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Noah Weisz
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Overview

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The orchid tree is a medium-sized tree (1,5,7) native to a variety of habitats in South Asia, Southeast Asia, southern China, and Japan (1,2,5,7,8). Admired for its large, fragrant, and beautiful purple, pink, lavender, red, or blue orchid-like flowers(3,5,7), the orchid tree is also special for its extraordinary seed dispersal ability: it ejects its own seeds as far as 15 meters (49 feet) away from the tree, a possible record (6). Throughout history, this unusual tree has been particularly valuable to people for medicinal purposes. In countries such as India, Pakistan, and Sri Lanka, various parts of the orchid tree (including the bark, roots, and flowers) have been and continue to be used in traditional medicine as treatments for many ailments, such as ulcers, wounds, swollen glands, and stomach tumors(5,8). Ongoing research into the chemical components and medicinal properties of the plant suggests that the orchid tree contains a host of chemicals with, among other benefits, antioxidant, antibacterial, anti-inflammatory, and even cancer-fighting effects (5,8). The fruit(1,2,5), seeds (2,5), leaves(1), flowers(1), and flower buds(1) of the orchid tree are also used as a food source in some cultures, and the seeds have been to shown to have significant nutritional value(2). In addition, among some other economic uses of the plant (1,7), in places such as Nepal the leaves of the orchid tree are used as fodder for domestic animals like sheep, cattle, goats, and buffalo(1,4,5,7).
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Physical Description

provided by USDA PLANTS text
Perennial, Trees, Woody throughout, Stems erect or ascending, Stems greater than 2 m tall, Stems solid, Stems or young twigs sparsely to densely hairy, Leaves alternate, Leaves petiolate, Stipules conspicuous, Stipules green, triangulate to lanceolate or foliaceous, Stipules deciduous, Stipules free, Leaves simple, or appearing so, Leaf or leaflet margins entire, Leaflets lobed or hastate, Leaflets 1, Leaves glabrous or nearly so, Leaves hairy on one or both surfaces, Inflorescences racemes, Inflorescence axillary, Inflorescence terminal, Bracts conspicuously present, Bracteoles present, Flowers actinomorphic or somewhat irregular, Calyx 5-lobed, Calyx hairy, Petals separate, Petals clawed, Petals red, Petals blue, lavander to purple, or violet, Banner petal narrow or oblanceolate, Wing petals narrow, oblanceolate to oblong, Stamens 9-10, Fertile stamens 2-3, Stamens completely free, separate, Filaments glabrous, Style terete, Fruit a legume, Fruit stipitate, Fruit unilocular, Fruit freely dehiscent, Fruit elongate, straight, Fruit oblong or ellipsoidal, Fruit coriaceous or becoming woody, Fruit exserted from calyx, Fruit glabrous or glabrate, Fruit hairy, Fruit 3-10 seeded, Seeds ovoid to rounded in outline, Seed surface smooth, Seeds olive, brown, or black.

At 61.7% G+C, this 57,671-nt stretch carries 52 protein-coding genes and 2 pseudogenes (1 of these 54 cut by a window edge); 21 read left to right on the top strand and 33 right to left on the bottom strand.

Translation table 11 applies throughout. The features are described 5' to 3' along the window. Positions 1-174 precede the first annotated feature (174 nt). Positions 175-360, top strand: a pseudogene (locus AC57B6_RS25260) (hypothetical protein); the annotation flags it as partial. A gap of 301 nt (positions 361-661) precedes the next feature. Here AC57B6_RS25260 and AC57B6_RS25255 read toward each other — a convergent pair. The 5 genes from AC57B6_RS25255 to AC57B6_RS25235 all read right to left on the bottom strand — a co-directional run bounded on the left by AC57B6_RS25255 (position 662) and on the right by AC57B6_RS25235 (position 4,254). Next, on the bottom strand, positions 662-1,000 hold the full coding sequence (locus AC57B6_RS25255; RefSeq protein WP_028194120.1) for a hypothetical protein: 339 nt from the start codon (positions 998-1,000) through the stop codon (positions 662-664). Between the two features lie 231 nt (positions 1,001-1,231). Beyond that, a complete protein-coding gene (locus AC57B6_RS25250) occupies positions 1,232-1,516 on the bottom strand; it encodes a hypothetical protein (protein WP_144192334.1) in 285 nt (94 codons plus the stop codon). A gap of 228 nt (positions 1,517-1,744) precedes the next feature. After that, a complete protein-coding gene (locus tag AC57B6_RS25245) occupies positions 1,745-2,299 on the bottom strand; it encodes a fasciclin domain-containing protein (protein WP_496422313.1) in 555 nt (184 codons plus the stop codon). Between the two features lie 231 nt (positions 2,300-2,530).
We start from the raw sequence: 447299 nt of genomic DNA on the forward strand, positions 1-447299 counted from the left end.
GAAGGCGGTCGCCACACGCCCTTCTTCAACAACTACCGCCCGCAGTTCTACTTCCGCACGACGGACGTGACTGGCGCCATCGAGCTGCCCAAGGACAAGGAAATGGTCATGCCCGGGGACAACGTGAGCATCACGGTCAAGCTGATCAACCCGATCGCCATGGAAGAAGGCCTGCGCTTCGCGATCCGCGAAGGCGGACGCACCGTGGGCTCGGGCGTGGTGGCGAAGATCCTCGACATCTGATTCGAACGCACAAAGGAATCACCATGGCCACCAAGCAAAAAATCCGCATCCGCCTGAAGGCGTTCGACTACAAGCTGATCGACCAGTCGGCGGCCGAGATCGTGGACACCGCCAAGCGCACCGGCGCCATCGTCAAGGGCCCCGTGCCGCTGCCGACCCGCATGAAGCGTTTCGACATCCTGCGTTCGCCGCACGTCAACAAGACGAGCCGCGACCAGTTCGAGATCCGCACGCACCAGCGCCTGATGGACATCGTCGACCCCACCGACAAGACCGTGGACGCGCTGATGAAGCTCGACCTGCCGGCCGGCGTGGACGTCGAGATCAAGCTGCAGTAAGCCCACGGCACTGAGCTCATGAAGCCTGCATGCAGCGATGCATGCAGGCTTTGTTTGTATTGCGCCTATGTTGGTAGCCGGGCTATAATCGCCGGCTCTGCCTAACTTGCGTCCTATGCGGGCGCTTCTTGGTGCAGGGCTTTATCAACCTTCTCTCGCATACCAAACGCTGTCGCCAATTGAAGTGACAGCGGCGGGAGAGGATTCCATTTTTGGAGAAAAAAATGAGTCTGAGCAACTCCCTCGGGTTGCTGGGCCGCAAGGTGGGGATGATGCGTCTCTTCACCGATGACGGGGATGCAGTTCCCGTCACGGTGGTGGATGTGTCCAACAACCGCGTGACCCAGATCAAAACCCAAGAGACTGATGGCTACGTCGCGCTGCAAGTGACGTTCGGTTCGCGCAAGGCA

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Dr. David Bogler
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Missouri Botanical Garden
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Phanera purpurea

provided by wikipedia EN

Phanera purpurea is a species of flowering plant in the family Fabaceae, native to South China (which includes Hong Kong) and Southeast Asia. Common names include orchid tree,[4] purple bauhinia,[4] camel's foot,[4] butterfly tree,[4] and Hawaiian orchid tree.

Description

Phanera purpurea is a small to medium-size deciduous tree growing to 17 feet (5.2 m) tall. The leaves are 10–20 centimetres (3.9–7.9 in) long and broad, rounded, and bilobed at the base and apex. The flowers are conspicuous, pink, and fragrant, with five petals. The fruit is a pod 30 centimetres (12 in) long, containing 12 to 16 seeds. Leaves are alternate.

Cultivation

In the United States of America, the tree grows in Hawaii, coastal California, southern Texas, and southwest Florida. Bauhinia blakeana is usually propagated by grafting it onto P. purpurea stems.

Uses

The young leaves and flowers of Phanera purpurea are edible.[5] In the Philippines, P. purpurea is known as alibangbang (lit. "butterfly"). The leaves have a citrusy and sour taste and are used as a souring agent for sinigang and similar dishes in Philippine cuisine.[6][7]

Throughout Southeast Asia, P. purpurea and related species are also used in making poultices for treating swelling, bruises, boils, and ulcers. Various parts of the plant are also used in decoctions to treat fever and stomach ailments, as well as being used as an astringent.[5]

In Indian traditional medicine, the leaves are used to treat coughs while the bark is used for glandular diseases and as an antidote for poisons. The flowers are also used in pickles and curries and is regarded as a laxative.[5] It is called as Kānchan ( কাঞ্চন) in Assamese.

Chemistry

A wide range of chemical compounds have been isolated from Phanera purpurea including 5,6-dihydroxy-7-methoxyflavone 6-O-β-D-xylopyranoside, bis [3',4'-dihydroxy-6-methoxy-7,8-furano-5',6'-mono-methylalloxy]-5-C-5-biflavonyl and (4'-hydroxy-7-methyl 3-C-α-L-rhamnopyranosyl)-5-C-5-(4'-hydroxy-7-methyl-3-C-α-D-glucopyranosyl) bioflavonoid, bibenzyls, dibenzoxepins, mixture of phytol fatty esters, lutein, β-sitosterol, isoquercitin and astragalin.

Gallery

References

  1. ^ Sinou C, Forest F, Lewis GP, Bruneau A (2009). "The genus Bauhinia s.l. (Leguminosae): a phylogeny based on the plastid trnLtrnF region". Botany. 87 (10): 947–960. doi:10.1139/B09-065.
  2. ^ Wunderlin RP (2010). "Reorganization of the Cercideae (Fabaceae: Caesalpinioideae)" (PDF). Phytoneuron. 48: 1–5.
  3. ^ "The Plant List: A Working List of All Plant Species".
  4. ^ a b c d "Bauhinia purpurea". Germplasm Resources Information Network (GRIN). Agricultural Research Service (ARS), United States Department of Agriculture (USDA). Retrieved 2 January 2018.
  5. ^ a b c "Bauhinia purpurea" (PDF). Agroforestree database. World Agroforestry Centre. Retrieved 26 November 2019.
  6. ^ "Alibangbang / Malabar Bauhinia". Market Manila. Retrieved 26 November 2019.
  7. ^ Vanzi, Sol (17 August 2017). "Sinigang secrets: Sinigang is life". Manila Bulletin. Retrieved 26 November 2019.

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Phanera purpurea: Brief Summary

provided by wikipedia EN

Phanera purpurea is a species of flowering plant in the family Fabaceae, native to South China (which includes Hong Kong) and Southeast Asia. Common names include orchid tree, purple bauhinia, camel's foot, butterfly tree, and Hawaiian orchid tree.